Thursday, May 22, 2014

Bedam: Na Karo Juda Khudara

Hazrat Bedam Shah Warsi was born Ghulam Hasnain in 1882 in Etawa. Taking early the life of a Sufi, he moved to Dewa in eastern Uttar Pradesh, India. His murshid was Hazrat Syed Waris Ali Shah.

Below, Mehmood ul Hassan Ashrafi performs naat, with hints of Atulprasad, or perhaps an old English madrigal (with techno echo effects).

न करो जुदा खुदारा मुझे अपने आस्ताँ से
नहीं है फिर ठिकाना जो उठा दिया यहाँ से

Send not me away Lord, from Thy haven, thus I pray
No home be mine 'ere again, if from here I stray

मुझे ख़ाक में मिला कर मेरी ख़ाक भी उड़ा दे
तेरे नाम पर मिटा हूँ मुझे क्या गरज़ निशां से

Grind Thou me into ash, then that ash blow away
Erased I me on Thy name, need tomb nor display

यही मेरी सजदा रेज़ी, यही मेरी बंदगी है 
मैं ज़रा लिपट के रो लूँ तेरे संग-ए-आस्ताँ से

Such be my supplication, and such be how I pray
May I cling crying yet, to Thine stone-haven, yea 

कोई क़ाश जा के कह दे, उस अरब मेहरबाँ से 
तेरे ग़म में या मुहम्मद कोई जा रहा है जाँ से 

If only someone could, to that kind-soul Arab say
In thy sorrow, Muhammad, here's one that pines away

ज़रा ठहर जा मुअज़्ज़ाँ मेरा दिल लरज़ रहा है 
कहीं काबा झुक न जाए  तेरे मस्त-ए-अज़ाँ से 

Pause yet, O Muezzin, aquiver my heart is set 
Lest Kaaba 'self be sway'd, by thy sweet call to pray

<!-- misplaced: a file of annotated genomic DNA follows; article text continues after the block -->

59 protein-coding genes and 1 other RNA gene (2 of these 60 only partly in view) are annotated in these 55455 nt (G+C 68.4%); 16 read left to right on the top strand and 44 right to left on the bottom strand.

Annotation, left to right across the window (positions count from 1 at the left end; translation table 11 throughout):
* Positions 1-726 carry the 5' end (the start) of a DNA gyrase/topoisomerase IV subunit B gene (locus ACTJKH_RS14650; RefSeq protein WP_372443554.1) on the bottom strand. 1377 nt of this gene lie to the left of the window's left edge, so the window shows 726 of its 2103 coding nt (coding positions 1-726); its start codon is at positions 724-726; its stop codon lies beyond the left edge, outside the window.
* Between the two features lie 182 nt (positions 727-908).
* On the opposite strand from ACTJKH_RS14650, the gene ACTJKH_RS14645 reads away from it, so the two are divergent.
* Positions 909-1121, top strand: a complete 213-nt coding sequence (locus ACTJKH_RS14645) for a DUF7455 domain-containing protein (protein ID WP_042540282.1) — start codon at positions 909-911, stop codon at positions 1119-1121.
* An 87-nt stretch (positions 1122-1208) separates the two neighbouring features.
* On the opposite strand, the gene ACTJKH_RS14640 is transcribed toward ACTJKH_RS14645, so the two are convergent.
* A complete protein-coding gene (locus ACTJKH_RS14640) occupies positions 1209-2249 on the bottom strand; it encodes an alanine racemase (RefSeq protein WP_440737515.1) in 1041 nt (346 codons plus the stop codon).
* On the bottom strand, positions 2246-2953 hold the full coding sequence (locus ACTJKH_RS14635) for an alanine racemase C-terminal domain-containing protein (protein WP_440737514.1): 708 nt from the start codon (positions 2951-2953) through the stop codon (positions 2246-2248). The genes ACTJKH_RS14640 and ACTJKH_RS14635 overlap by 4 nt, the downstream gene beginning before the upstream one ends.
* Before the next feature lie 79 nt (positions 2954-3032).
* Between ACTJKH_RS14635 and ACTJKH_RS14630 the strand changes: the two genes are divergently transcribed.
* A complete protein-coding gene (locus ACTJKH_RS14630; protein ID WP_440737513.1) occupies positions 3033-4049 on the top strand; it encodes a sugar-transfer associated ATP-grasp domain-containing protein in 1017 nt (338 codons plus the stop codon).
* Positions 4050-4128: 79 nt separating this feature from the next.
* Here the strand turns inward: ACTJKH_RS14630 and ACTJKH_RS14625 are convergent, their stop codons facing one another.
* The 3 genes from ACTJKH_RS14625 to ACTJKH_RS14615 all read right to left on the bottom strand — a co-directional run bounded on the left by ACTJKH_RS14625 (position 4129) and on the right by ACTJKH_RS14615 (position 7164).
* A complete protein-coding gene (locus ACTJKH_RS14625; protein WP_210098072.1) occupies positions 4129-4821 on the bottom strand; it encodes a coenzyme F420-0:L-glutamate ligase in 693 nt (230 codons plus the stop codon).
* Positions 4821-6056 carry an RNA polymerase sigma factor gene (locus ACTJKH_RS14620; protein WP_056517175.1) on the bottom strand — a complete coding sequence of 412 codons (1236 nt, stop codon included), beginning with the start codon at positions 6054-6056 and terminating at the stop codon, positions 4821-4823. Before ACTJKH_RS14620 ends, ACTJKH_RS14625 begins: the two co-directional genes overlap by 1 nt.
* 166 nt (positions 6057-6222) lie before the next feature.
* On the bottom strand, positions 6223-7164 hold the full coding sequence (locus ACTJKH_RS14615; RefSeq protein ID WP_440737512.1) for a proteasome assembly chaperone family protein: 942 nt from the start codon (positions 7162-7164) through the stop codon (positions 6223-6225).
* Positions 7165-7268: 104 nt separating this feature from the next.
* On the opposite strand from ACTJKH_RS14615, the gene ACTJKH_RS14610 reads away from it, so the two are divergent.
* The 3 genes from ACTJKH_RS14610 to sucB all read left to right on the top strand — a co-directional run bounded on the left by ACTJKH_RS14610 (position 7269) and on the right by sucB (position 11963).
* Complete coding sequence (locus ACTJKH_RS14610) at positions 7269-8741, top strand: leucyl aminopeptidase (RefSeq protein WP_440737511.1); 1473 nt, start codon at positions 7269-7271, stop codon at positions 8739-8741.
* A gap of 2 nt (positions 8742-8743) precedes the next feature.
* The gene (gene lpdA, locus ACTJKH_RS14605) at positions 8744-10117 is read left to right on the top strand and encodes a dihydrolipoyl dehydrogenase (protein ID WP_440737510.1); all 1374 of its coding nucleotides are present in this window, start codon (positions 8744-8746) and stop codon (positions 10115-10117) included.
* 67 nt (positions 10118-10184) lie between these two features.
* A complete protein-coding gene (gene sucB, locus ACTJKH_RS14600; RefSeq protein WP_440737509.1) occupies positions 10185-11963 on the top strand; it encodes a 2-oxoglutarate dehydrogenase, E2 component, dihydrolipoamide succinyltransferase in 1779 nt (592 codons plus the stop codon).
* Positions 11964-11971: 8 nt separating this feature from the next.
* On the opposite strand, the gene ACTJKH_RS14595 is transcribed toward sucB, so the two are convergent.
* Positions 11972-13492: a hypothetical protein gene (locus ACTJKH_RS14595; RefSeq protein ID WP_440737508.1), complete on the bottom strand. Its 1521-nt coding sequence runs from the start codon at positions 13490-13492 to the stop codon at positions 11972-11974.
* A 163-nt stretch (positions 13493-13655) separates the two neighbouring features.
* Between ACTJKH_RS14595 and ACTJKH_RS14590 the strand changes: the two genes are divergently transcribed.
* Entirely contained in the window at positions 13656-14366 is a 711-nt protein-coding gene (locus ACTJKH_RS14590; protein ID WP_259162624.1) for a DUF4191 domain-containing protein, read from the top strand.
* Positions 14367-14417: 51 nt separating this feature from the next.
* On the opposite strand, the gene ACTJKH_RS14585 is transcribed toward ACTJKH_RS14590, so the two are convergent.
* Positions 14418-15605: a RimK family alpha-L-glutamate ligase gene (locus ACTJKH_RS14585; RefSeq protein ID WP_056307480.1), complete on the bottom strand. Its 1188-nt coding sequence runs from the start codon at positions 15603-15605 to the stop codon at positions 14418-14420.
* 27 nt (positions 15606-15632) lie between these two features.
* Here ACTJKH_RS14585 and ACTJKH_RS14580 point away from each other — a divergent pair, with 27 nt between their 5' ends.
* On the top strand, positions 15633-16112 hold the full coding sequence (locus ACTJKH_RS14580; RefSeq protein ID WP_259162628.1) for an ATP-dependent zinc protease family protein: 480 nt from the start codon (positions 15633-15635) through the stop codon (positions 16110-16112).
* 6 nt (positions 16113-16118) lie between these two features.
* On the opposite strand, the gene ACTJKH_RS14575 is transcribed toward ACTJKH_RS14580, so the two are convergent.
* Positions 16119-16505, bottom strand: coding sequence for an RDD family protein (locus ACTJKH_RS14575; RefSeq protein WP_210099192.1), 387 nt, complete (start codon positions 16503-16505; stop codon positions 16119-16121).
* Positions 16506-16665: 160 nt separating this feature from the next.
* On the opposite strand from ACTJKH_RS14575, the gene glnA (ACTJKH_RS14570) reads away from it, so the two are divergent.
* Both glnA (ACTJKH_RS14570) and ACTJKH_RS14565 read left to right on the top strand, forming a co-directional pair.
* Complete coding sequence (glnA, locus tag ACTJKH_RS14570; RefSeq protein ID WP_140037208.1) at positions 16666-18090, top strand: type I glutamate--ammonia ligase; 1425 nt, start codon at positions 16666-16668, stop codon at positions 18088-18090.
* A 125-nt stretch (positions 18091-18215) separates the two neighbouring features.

तू हज़ार बार ठुकरा मेरा सर यहीं झुकेगा 
मेरे सर को है मुहब्बत तेरे संग-ए-आस्ताँ से 

Turn me away a thousand, bow here still will I
'Tis love of Thy stone-haven, that my head doth sway

मेरी बेक़सी का आलम कोई उनके दिल से पूछे 
मेरी तरह लूट गया हो जो बिछड़ के कारवाँ से 

Helpless my universe, of it ask the heart of one
Who alike was robbed, from caravan stepping away

न इधर कि पर्दा न केवल पर्दा दारयाँ हूँ
मेरी दुख भरी कहानी जो सुने मेरी ज़बां से

No curtain spread here, behind no purdah I hide
My tale of sorrow, hearken this tongue doth say

इसी ख़ाक आस्ताँ में किसी दिन फ़ना भी होगा
कि बना हुआ है बेदम इसी ख़ाक-ए-आस्ताँ से |

In this haven of ashes, some day erasure'll come
Breath-bereft (Bedam) was made, from ash-haven purvey.

Another version, a livelier romp, by the inimitable Amir Rafiq Murkiyanwale Qawwal & Party.

Bedam - literally, Breathless -  forbade his followers to keep biographical detail on himself; what is remembered is that he was consulted by most of the great poets of the turn of the century - Pir Mehr Ali Shah, Khwaja Ghulam Fareed, Hazrat Hasan Nizami  - this last Sufi said about Bedam Shah's work - Hast Irfan dar Zabaan-e-Purbi, i.e. Here is Irfan in the Purbi tongue. In Islam, ‘Irfān (literally ‘knowing, awareness’) is gnosis. Bedam Shah passed away in 1936. Note the slyness of the maqta - the last couplet - above. The word Fna in Arabic means end, erasure, passing-away; the Sufi reads it as the end of the duality with his God, who is also immanent in the dust and ash, beyond breath.

Bedam Shah's Purbi qalam is a mix of Rekhta/Urdu idiom and the village tradition that provided sibstrate to Indian Sufi poetry. The syncretic nature of the qalam led Bedam Shah Warsi to be given the title of 'Khusrau-e-Saani' - the Second Khusrau. His Naatiya work, such as the one above, departs from the Persianate classical Naat of Jami, and brings to the genre a certain simple directness - as he himself says - a 'bheeni bheeni khushboo', a redolent fragrance - of the Ganga-Jumna-Gomti.

इसी ख़ाक आस्ताँ में किसी दिन फ़ना भी होगा
कि बना हुआ है बेदम इसी ख़ाक-ए-आस्ताँ से |

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